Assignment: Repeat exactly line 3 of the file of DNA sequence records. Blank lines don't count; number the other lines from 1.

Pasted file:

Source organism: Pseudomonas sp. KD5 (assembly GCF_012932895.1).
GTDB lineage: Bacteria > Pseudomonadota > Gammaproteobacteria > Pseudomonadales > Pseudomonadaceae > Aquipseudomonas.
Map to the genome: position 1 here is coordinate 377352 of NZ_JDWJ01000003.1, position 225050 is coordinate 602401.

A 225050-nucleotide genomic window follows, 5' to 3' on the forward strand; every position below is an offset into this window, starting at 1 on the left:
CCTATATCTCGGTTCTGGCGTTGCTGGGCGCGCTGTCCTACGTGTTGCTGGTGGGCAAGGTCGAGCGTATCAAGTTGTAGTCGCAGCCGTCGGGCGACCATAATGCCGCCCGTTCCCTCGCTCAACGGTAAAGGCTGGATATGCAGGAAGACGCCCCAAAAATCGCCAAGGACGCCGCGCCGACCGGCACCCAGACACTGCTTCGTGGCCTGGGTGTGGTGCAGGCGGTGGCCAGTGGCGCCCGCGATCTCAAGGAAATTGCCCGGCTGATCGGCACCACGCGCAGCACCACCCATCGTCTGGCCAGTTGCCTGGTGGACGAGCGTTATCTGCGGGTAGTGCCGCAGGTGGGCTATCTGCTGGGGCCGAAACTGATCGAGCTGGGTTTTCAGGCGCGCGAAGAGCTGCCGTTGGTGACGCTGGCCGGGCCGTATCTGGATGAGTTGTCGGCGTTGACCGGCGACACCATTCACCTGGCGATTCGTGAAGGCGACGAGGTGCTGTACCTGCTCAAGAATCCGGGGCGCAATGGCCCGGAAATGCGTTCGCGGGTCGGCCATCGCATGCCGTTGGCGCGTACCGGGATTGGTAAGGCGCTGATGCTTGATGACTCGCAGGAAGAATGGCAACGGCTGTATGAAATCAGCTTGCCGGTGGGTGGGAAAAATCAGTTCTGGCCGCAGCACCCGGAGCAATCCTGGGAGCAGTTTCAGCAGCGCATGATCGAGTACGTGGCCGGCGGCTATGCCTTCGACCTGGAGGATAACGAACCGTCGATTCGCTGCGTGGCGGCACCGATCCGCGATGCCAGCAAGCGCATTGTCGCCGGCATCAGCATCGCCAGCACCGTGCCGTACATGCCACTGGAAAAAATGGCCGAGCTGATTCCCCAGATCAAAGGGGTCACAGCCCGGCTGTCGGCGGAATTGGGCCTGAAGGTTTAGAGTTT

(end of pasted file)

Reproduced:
Map to the genome: position 1 here is coordinate 377352 of NZ_JDWJ01000003.1, position 225050 is coordinate 602401.